Buddhism, despite what lots of Westerners might tell you, is a fully fledged religion which is not particularly compatible with the Catholic faith. It is not atheistic; it has an infancy narrative, an eschatology, and makes the claim that Buddha (and Buddhas in general) are divine beings reincarnated to this plane from a heavenly plane, specifically the Tusita heaven.  It is not possible to be authentically a Christian while authentically practicing Buddhism, though it may be possible to pick up one or two minor practices from Buddhism which are not at odds with Christianity and do no harm to Buddhism.

There are many good things about Buddhism. Its asceticism, devotional practices, profound understanding of the human condition, and contemplative practices are among them. And the Buddhist contemplative practices do have slightly different benefits than Christian contemplative practices, so a Catholic might get something useful out of it.

In my experience, there is very little to be gained from Buddhist contemplative practices that cannot also be gained in greater abundance from Christian contemplative practices, and in practice the Catholic is better off sticking with practicing the Rosary as a form of contemplative prayer.  It is, on the whole, better than Buddhist meditation in my view.  And I say that as someone who can only get rid of hiccups effectively by Zen meditation, so I'm firmly in favor of meditation.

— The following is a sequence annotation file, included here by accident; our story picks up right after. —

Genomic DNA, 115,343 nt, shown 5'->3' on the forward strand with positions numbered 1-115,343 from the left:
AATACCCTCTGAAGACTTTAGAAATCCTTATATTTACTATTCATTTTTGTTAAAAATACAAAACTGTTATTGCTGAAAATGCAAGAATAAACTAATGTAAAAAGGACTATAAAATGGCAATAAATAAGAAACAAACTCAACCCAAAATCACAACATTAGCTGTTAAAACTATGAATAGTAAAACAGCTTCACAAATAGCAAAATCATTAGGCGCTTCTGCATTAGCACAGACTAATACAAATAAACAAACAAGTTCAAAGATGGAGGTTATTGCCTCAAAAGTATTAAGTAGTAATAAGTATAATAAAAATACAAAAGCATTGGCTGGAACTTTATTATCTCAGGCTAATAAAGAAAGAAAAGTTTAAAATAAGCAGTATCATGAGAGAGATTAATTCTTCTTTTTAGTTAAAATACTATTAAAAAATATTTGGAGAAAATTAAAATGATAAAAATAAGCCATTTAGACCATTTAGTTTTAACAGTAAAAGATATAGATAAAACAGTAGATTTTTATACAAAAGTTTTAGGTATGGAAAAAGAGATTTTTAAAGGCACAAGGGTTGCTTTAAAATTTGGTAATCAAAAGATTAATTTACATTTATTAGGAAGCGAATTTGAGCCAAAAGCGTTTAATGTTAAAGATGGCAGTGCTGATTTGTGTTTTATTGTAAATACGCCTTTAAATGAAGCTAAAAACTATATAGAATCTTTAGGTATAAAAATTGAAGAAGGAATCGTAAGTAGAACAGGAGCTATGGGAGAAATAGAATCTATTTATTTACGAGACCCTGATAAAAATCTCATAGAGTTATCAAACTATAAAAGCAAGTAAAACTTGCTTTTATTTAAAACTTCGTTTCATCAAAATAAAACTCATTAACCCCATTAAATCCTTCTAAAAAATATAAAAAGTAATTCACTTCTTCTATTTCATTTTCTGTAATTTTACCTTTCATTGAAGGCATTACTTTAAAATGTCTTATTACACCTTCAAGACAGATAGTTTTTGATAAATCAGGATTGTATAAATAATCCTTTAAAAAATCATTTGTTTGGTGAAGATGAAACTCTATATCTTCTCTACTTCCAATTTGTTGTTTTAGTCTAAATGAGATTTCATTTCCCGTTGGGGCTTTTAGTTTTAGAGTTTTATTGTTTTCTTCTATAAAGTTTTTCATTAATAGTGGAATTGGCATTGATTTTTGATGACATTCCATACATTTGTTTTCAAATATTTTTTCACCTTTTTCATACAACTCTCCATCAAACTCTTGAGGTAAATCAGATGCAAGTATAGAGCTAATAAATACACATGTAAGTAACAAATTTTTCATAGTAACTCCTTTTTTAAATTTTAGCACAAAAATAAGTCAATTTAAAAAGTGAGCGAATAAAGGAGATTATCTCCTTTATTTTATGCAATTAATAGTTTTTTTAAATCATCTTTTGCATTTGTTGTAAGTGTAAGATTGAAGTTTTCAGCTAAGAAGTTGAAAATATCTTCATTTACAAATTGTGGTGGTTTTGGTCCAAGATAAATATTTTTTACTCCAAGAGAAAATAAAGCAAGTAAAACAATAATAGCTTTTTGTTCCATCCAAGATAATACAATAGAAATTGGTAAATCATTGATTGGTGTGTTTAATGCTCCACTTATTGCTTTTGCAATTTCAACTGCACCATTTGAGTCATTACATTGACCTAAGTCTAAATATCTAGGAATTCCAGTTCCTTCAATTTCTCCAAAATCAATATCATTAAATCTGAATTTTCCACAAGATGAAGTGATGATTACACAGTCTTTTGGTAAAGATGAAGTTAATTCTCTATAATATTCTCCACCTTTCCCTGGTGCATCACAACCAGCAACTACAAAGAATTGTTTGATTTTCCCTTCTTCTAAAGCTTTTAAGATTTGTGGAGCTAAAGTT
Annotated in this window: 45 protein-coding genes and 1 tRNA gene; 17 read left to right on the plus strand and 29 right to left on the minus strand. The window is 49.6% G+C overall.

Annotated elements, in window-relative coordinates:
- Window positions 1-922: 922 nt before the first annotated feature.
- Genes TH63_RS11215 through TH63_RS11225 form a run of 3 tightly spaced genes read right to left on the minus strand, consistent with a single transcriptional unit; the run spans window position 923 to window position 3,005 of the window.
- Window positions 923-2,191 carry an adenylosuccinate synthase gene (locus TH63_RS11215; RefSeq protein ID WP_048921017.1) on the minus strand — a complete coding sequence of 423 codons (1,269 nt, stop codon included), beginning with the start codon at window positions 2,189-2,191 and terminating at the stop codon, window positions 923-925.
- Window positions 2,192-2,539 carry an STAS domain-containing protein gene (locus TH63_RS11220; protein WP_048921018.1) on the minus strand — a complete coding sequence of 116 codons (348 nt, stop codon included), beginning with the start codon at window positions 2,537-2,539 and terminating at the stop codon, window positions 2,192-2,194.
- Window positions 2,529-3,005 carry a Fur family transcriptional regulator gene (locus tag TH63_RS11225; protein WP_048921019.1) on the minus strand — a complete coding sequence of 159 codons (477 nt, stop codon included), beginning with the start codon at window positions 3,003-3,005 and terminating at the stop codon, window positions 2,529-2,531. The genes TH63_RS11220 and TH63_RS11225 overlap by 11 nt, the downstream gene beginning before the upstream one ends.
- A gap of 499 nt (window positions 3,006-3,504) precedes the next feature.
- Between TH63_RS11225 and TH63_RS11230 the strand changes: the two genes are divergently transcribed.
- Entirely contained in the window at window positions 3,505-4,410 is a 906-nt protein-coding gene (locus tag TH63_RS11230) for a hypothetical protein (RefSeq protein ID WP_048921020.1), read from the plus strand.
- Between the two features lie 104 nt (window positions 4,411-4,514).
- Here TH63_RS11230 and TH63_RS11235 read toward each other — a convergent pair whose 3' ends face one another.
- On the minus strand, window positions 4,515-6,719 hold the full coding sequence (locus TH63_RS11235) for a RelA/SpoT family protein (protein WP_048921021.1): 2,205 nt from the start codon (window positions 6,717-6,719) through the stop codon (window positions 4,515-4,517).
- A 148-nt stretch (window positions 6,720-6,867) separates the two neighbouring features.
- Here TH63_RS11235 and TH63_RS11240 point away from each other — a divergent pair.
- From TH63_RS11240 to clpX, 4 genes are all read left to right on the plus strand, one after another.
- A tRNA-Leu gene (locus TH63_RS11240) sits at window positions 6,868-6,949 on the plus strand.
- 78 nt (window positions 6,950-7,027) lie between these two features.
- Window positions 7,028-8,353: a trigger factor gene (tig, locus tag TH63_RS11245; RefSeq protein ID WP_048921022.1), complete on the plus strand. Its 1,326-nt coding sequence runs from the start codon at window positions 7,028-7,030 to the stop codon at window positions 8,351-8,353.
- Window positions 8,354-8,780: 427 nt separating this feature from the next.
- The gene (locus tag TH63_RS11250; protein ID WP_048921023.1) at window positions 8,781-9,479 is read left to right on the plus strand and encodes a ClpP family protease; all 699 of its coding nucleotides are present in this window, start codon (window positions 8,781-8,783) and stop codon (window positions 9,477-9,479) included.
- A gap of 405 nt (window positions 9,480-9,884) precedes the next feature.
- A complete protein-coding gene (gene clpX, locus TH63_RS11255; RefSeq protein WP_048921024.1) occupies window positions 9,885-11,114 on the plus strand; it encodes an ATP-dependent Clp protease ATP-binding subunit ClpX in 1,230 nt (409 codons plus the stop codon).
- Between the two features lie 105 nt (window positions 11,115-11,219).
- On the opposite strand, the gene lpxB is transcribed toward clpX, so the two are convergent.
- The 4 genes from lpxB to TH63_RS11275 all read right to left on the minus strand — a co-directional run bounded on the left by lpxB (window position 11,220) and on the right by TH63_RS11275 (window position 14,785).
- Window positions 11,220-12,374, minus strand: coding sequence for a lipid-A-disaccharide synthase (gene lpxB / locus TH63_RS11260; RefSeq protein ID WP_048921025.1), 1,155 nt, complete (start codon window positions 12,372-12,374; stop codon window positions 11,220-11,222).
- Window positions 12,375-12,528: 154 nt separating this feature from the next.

I cannot argue that it could never be appropriate to engage in the religious practices of other religions when those practices are not in contradiction with the Catholic faith.  At the same time, I would suggest being very careful about engaging in those practices, both out of respect for the integrity of the other religions (avoiding being a cafeteria Buddhist or Muslim in the same way we ought to avoid being cafeteria Catholics) and out of a deep love for the Church, she whose love shows us the way to Christ's love.

If we love the Christ and His Church above all else (as we should), then it makes the most sense to deepen that relationship first.  If, as Catholics, we believe that the Church has the fullness of truth (as we should) and that the Church in her wisdom has prescribed for us the best forms of worship and prayer here on Earth (as we should), then it is difficult indeed to make the argument that the most good thing we could do is to engage in the practices of other religions.

And my experience is that the Church has the most good practices for living the spiritual life, so I recommend to any Catholic that they go deep into the practices of the Catholic Church if they are looking for the most good, most true, and most beautiful thing to do.

Note:  The above is a picture I took of a Buddhist mālā in my possession.